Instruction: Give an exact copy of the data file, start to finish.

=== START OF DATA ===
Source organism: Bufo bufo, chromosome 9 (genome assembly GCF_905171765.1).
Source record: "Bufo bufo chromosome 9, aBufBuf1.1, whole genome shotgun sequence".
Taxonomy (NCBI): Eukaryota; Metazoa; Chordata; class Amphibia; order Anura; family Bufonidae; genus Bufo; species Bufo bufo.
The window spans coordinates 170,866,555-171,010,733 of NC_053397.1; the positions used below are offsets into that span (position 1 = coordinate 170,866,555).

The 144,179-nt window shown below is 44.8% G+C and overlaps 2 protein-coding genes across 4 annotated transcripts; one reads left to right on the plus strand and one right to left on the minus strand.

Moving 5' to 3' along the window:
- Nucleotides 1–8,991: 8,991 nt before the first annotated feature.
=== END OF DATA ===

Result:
Source organism: Bufo bufo, chromosome 9 (genome assembly GCF_905171765.1).
Source record: "Bufo bufo chromosome 9, aBufBuf1.1, whole genome shotgun sequence".
Taxonomy (NCBI): Eukaryota; Metazoa; Chordata; class Amphibia; order Anura; family Bufonidae; genus Bufo; species Bufo bufo.
The window spans coordinates 170,866,555-171,010,733 of NC_053397.1; the positions used below are offsets into that span (position 1 = coordinate 170,866,555).

The 144,179-nt window shown below is 44.8% G+C and overlaps 2 protein-coding genes across 4 annotated transcripts; one reads left to right on the plus strand and one right to left on the minus strand.

Moving 5' to 3' along the window:
- Nucleotides 1–8,991: 8,991 nt before the first annotated feature.